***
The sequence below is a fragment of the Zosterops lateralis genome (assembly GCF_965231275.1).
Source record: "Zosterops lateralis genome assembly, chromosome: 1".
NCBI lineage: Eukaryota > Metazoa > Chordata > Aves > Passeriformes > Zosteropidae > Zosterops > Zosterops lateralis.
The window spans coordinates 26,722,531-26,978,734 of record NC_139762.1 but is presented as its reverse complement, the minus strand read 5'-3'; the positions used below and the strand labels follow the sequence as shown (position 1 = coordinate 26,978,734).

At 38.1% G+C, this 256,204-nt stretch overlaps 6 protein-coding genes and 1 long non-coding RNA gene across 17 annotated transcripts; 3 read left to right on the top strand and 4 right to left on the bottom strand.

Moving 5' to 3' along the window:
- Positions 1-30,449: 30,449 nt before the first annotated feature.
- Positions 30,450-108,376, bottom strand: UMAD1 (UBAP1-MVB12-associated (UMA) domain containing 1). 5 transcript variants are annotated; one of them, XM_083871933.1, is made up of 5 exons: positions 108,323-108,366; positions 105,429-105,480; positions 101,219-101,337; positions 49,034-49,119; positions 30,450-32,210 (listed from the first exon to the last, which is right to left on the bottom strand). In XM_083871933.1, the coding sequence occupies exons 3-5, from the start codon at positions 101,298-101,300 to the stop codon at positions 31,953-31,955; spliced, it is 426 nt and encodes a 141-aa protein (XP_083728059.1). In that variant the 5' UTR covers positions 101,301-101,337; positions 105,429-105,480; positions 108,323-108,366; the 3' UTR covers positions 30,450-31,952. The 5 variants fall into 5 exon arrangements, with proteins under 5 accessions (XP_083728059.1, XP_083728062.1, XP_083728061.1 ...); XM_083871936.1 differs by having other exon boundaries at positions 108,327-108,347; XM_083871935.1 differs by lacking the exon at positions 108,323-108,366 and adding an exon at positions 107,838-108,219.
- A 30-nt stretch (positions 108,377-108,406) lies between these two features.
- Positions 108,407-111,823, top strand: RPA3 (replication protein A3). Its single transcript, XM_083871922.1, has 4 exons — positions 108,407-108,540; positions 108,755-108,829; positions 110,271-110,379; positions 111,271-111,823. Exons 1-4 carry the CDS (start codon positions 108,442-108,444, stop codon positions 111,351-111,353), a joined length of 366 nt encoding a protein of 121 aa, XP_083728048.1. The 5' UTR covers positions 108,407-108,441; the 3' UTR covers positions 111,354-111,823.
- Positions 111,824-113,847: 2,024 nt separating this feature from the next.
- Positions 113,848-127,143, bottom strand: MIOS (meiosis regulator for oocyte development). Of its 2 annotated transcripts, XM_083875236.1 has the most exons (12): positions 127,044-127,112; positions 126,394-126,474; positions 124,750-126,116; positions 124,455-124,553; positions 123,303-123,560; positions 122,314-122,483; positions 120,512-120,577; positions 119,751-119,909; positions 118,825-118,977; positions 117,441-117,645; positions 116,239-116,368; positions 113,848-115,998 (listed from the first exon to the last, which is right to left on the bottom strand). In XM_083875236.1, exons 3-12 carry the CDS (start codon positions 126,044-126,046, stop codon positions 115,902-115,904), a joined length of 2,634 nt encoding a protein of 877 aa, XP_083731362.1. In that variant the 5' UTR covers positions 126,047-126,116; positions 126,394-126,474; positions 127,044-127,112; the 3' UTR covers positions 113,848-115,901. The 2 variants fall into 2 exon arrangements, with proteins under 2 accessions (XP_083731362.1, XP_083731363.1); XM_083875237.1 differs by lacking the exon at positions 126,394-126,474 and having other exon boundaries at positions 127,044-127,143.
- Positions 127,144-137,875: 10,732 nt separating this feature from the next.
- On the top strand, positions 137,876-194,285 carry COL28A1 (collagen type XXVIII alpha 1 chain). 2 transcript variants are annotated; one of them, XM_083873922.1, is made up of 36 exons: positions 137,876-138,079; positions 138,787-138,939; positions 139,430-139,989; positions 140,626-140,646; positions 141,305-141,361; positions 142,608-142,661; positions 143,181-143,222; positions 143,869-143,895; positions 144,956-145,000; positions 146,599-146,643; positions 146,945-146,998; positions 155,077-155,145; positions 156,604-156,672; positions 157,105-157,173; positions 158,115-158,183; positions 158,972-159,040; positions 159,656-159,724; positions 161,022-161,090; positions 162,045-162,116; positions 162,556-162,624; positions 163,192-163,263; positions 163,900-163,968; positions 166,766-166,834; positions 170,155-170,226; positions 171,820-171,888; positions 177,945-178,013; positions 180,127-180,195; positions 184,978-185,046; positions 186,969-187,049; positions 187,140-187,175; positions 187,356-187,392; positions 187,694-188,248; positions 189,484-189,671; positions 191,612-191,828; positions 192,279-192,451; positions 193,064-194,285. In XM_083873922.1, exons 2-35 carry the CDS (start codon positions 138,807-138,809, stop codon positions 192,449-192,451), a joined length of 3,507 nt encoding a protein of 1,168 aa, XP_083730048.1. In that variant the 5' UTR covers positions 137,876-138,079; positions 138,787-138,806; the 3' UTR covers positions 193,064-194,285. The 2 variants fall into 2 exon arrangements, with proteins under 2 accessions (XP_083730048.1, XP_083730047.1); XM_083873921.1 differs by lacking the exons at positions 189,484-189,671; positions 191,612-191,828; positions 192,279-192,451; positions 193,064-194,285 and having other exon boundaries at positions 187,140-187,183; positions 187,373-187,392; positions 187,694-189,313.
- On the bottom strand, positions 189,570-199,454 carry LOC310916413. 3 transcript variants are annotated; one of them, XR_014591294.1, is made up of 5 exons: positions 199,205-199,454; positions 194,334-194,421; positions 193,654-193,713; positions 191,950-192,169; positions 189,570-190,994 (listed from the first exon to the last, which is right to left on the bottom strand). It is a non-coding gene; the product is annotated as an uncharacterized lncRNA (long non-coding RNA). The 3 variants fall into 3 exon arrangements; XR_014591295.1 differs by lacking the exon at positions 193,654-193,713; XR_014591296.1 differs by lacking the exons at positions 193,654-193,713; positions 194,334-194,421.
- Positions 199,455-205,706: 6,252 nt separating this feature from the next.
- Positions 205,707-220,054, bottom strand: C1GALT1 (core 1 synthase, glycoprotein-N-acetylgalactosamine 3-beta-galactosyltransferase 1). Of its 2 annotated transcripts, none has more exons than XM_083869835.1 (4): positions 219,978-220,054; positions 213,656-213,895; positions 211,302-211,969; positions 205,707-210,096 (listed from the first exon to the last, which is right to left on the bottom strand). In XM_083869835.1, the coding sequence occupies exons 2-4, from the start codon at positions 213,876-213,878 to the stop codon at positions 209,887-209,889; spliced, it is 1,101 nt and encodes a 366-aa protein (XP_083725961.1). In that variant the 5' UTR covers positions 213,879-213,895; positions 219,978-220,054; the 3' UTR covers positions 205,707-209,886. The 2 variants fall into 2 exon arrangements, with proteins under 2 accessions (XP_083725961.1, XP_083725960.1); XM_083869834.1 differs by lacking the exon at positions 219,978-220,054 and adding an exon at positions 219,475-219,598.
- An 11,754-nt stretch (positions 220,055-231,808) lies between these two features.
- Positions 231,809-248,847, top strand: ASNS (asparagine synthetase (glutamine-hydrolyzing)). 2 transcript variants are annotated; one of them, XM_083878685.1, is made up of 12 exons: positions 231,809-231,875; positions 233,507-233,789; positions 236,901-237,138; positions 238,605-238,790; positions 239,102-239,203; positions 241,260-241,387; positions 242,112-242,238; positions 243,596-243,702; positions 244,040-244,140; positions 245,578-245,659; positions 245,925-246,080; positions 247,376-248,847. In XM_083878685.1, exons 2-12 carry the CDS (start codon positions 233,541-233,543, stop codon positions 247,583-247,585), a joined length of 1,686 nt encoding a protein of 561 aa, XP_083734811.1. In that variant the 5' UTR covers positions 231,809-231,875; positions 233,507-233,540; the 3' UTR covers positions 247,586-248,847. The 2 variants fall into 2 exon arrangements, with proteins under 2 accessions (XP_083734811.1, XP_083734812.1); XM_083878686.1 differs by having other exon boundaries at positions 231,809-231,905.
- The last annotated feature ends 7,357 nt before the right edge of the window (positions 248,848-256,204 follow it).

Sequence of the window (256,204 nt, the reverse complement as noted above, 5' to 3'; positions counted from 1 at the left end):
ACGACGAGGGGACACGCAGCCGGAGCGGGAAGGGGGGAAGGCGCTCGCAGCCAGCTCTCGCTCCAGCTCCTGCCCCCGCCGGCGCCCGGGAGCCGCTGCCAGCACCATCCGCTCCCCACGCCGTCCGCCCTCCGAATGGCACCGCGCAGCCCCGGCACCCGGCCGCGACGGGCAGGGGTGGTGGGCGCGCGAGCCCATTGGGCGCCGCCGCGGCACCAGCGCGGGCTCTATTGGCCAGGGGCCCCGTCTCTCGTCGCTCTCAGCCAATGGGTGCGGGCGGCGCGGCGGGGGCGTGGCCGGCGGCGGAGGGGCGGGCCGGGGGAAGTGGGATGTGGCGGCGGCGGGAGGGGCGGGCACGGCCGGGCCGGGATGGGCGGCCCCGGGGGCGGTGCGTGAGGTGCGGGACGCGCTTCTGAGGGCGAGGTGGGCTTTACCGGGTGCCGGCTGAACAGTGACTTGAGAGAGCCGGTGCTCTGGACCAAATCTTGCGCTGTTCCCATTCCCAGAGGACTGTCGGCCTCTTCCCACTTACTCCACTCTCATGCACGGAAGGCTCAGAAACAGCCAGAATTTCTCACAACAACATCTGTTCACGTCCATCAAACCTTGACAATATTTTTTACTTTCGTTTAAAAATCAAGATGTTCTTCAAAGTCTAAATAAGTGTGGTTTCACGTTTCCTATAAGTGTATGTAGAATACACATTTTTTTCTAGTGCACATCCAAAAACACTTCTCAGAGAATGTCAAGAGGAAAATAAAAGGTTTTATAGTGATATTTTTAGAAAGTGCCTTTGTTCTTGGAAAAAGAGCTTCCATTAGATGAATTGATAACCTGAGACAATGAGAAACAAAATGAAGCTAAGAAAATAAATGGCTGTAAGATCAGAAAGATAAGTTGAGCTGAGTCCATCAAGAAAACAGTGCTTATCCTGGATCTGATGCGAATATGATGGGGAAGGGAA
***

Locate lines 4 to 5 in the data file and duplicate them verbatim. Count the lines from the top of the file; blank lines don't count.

The window spans coordinates 26,722,531-26,978,734 of record NC_139762.1 but is presented as its reverse complement, the minus strand read 5'-3'; the positions used below and the strand labels follow the sequence as shown (position 1 = coordinate 26,978,734).

At 38.1% G+C, this 256,204-nt stretch overlaps 6 protein-coding genes and 1 long non-coding RNA gene across 17 annotated transcripts; 3 read left to right on the top strand and 4 right to left on the bottom strand.